Cenozoic vertebrates from Sierra County, southwestern New Mexico
Gary S. Morgan and Spencer G. Lucas

Abstract:

Fossil vertebrates of Eocene, Oligocene, Pliocene and Pleistocene age are known from Sierra County in southwestern New Mexico. These fossils provide important biochronological control of the ages of the sedimentary rocks that yielded them. The oldest mammal fossil known from Sierra County is a lower jaw of the brontothere Duchesneodus uintensis from the Rubio Peak Formation in the northern Black Range. Duchesneodus indicates a late Eocene age (~37-40 Ma; Duchesnean North American land-mammal “age”—NALMA). Slightly younger fossil mammals from the Rubio Peak Formation in the northern Black Range, including the oromerycid artiodactyl Montanatylopus matthewi and the rodent Jaywilsonomys ojinagaensis, are of latest Eocene age (~ 36-37 Ma; early Chadronian NALMA). Fossil mammals from the upper part of the Palm Park Formation in the southern Caballo Mountains, including the hyaenodontid creodont Hyaenodon horridus, the horse Mesohippus cf. M. texanus, and the oreodont Merycoidodon presidioensis, are also of early Chadronian age. Two species of large oreodonts from the Seventyfour Draw Local Fauna (LF) in the Black Range, Desmatochoerus cf. D. megalodon and Megoreodon cf. M. grandis, are late Oligocene (early Arikareean NALMA) taxa derived from volcaniclastic strata bracketed by tuffs dated at ~ 26 Ma and ~ 28 Ma. No Miocene mammals are known from Sierra County. The most extensive fossil mammal assemblages from Sierra County are of late Pliocene to early Pleistocene age (~ 2.0-3.6 Ma; Blancan NALMA) and come from the Palomas Formation in the Palomas and Engle basins of the Rio Grande rift. The Cuchillo Negro Creek LF is in close stratigraphic association with the 3.1 Ma Mud Springs pumice and documents the association of the gomphotheriid proboscidean Stegomastodon primitivus, the borophagine canid Borophagus hilli, and the horse Equus scotti, suggesting an age of between 3.1 and 3.3 Ma (late early Blancan). Based on the presence of S. primitivus and E. scotti, the Elephant Butte Lake fauna is similar in age. The Truth or Consequences LF is about 40 m lower in the Palomas Formation than the Cuchillo Negro Creek LF and the 3.1 Ma Mud Springs pumice, which together with associated magnetostratigraphic data and the presence of the lagomorph Notolagus lepusculus and the woodrat Neotoma cf. N. fossilis, suggests a somewhat older age within the late early Blancan (~ 3.3-3.6 Ma). The Williamsburg LF documents the co-occurrence of the mylodontid ground sloth Paramylodon cf. P. garbanii, a South American immigrant and participant in the Great American Interchange that did not appear in temperate North America until after 3.0 Ma, and the dwarf three-toed horse Nannippus peninsulatus, which disappeared from New Mexico before 2.6 Ma, constraining the age of this fauna to the early late Blancan (~ 2.6-3.0 Ma). The Palomas Creek fauna is similar in age based on the presence of Nannippus peninsulatus and the horse Equus simplicidens and a magnetostratigraphic section indicating referral to the uppermost Gauss Chron (2.58-3.04 Ma). The Caballo LF is the youngest Blancan fauna in Sierra County (latest Blancan; ~ 2.0-2.6 Ma) based on the presence of the glyptodont Glyptotherium arizonae, a South American Interchange mammal, absence of Nannippus (disappeared about 2.6 Ma) and Mammuthus (first appeared about 1.6 Ma), and magnetostratigraphic data indicating referral to the lower Matuyama Chron, above the Gauss/Matuyama boundary (2.58 Ma) and below the Olduvai Subchron (1.95 Ma). Several late Pleistocene (Rancholabrean NALMA) sites, including Alkali Flat, Alkali Spring, and Salt Creek, occur on the White Sands Missile Range in the Tularosa basin in easternmost Sierra County. The Alkali Flat and Alkali Spring sites occur in lacustrine and fluvio-deltaic deposits of the Otero Formation, and include bones and teeth of the Columbian mammoth Mammuthus columbi, the horse Equus occidentalis, and the giant llama Camelops hesternus, as well as trackways of a proboscidean, probably mammoth. Radiocarbon dates bracket the age of the Alkali Flat and Alkali Spring sites between 19 and 31 ka. The Salt Creek sites also contain fossils of Mammuthus columbi, Equus, and Camelops hesternus, as well as proboscidean tracks, and occur below a gypsum marsh deposit with a radiocarbon date of about 11 ka. Palomas Creek Cave in the Black Range in western Sierra County contains a late Pleistocene fauna consisting primarily of small mammals.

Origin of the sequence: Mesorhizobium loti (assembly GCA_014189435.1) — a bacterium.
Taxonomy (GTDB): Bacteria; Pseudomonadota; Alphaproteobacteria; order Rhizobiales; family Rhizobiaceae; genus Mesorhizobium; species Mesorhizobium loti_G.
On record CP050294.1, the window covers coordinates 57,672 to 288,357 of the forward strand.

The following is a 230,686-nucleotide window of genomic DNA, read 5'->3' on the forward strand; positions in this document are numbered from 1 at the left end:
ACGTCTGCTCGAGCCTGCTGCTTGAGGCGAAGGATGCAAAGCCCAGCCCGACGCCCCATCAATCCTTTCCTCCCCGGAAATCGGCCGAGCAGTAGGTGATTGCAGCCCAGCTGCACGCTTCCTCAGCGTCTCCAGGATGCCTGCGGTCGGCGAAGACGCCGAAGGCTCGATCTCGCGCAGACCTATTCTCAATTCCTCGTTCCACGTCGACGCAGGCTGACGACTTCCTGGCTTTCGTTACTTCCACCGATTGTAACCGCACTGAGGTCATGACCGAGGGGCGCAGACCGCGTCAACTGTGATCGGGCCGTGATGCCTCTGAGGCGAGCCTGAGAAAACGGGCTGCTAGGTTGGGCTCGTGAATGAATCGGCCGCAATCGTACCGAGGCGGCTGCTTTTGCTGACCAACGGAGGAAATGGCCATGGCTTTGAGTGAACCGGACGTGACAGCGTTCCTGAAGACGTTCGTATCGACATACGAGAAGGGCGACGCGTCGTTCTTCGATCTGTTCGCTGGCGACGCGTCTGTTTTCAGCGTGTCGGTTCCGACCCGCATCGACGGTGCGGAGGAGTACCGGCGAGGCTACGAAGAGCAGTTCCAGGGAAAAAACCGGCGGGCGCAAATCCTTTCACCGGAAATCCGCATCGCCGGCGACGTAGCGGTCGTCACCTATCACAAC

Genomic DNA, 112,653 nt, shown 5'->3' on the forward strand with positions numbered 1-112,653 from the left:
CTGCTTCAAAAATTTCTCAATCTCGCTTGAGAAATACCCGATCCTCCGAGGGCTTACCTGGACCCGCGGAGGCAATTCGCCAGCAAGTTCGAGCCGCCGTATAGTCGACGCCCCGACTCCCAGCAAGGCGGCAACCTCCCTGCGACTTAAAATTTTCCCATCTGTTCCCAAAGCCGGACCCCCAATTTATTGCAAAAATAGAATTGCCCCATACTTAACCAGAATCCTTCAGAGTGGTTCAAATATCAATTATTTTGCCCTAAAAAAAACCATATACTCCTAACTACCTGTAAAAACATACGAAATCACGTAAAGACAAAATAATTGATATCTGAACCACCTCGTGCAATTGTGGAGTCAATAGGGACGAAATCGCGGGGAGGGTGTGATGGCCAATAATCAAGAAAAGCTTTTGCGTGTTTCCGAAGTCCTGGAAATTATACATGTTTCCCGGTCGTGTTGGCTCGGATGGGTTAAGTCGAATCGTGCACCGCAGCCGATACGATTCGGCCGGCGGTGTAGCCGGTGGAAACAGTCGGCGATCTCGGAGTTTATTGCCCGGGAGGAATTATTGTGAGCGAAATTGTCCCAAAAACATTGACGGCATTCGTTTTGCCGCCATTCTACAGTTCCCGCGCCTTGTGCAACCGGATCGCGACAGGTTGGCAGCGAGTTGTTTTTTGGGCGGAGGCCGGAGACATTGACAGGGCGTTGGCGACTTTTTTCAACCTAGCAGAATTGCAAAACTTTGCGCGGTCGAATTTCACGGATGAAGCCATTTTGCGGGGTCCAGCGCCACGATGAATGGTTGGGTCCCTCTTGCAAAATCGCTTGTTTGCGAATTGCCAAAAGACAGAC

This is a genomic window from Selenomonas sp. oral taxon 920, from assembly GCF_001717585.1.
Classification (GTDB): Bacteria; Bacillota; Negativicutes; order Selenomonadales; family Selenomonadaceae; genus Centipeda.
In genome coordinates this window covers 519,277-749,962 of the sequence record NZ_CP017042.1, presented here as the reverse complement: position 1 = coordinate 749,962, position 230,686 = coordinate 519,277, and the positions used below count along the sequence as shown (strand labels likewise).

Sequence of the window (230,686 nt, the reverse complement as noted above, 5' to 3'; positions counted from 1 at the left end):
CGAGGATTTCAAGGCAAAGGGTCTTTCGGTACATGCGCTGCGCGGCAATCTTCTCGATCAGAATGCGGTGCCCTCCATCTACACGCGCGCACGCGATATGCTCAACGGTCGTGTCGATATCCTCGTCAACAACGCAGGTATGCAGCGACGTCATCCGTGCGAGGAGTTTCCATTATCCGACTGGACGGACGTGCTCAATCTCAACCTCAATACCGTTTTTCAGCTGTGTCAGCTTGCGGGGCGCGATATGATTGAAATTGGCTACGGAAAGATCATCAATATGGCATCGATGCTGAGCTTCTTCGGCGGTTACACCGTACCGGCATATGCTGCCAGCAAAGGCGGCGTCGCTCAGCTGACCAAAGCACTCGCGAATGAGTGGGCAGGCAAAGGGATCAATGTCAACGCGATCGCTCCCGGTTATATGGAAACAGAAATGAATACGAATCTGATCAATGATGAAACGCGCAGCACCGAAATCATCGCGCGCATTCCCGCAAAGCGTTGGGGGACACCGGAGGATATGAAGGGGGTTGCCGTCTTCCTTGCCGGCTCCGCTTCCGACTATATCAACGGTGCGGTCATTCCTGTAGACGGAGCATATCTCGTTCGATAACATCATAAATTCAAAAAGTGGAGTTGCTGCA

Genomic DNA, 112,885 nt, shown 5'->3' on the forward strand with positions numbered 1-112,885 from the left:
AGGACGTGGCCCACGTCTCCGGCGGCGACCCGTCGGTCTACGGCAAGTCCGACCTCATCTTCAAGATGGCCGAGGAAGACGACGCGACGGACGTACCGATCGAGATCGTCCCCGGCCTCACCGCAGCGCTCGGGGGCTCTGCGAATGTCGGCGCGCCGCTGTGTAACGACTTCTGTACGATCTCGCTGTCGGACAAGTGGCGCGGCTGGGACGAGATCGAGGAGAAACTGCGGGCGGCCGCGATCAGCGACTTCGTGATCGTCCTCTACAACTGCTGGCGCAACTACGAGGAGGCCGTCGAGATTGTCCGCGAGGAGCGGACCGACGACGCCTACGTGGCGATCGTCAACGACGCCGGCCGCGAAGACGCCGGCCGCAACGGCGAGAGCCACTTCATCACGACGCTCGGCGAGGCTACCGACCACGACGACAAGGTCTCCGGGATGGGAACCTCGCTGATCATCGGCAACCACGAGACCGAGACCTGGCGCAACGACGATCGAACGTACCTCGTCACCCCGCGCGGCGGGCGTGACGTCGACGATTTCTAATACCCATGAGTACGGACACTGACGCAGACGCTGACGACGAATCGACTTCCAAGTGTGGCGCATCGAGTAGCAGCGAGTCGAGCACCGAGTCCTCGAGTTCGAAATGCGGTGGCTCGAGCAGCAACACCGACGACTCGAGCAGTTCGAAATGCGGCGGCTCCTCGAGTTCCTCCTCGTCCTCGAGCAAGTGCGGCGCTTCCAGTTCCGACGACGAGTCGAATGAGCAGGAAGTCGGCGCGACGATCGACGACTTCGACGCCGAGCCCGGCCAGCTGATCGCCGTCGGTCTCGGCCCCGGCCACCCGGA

Citation:

  1. Morgan, Gary S.; Lucas, Spencer G., 2012, Cenozoic vertebrates from Sierra County, southwestern New Mexico, in: Geology of the Warm Springs region, Lucas, Spencer G.; McLemore, Virginia T.; Lueth, Virgil W.; Spielmann, Justin A.; Krainer, Karl, New Mexico Geological Society, Guidebook, 63rd Field Conference, pp. 525-540.

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